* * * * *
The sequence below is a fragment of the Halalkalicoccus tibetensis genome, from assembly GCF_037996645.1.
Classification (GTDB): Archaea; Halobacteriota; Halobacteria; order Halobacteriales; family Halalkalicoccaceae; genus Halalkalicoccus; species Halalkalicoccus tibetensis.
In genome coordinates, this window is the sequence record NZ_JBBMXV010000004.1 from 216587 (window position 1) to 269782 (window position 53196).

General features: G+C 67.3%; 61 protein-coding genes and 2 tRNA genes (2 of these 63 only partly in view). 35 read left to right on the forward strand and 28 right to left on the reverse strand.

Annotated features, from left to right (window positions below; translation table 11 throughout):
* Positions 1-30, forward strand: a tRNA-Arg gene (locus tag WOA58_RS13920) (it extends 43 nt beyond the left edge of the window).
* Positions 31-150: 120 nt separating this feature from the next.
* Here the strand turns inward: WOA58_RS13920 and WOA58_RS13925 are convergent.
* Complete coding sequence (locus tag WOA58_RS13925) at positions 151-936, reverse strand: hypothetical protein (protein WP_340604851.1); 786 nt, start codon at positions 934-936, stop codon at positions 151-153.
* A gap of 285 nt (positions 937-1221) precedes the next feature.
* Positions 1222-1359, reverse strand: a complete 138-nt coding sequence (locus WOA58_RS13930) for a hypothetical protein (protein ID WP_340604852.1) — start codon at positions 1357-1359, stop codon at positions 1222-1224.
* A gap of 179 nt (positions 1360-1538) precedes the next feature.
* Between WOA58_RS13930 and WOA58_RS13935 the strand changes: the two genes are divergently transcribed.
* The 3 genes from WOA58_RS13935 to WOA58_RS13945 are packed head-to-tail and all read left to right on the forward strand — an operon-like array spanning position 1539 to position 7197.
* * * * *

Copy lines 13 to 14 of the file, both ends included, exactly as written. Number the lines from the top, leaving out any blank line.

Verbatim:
* Between WOA58_RS13930 and WOA58_RS13935 the strand changes: the two genes are divergently transcribed.
* The 3 genes from WOA58_RS13935 to WOA58_RS13945 are packed head-to-tail and all read left to right on the forward strand — an operon-like array spanning position 1539 to position 7197.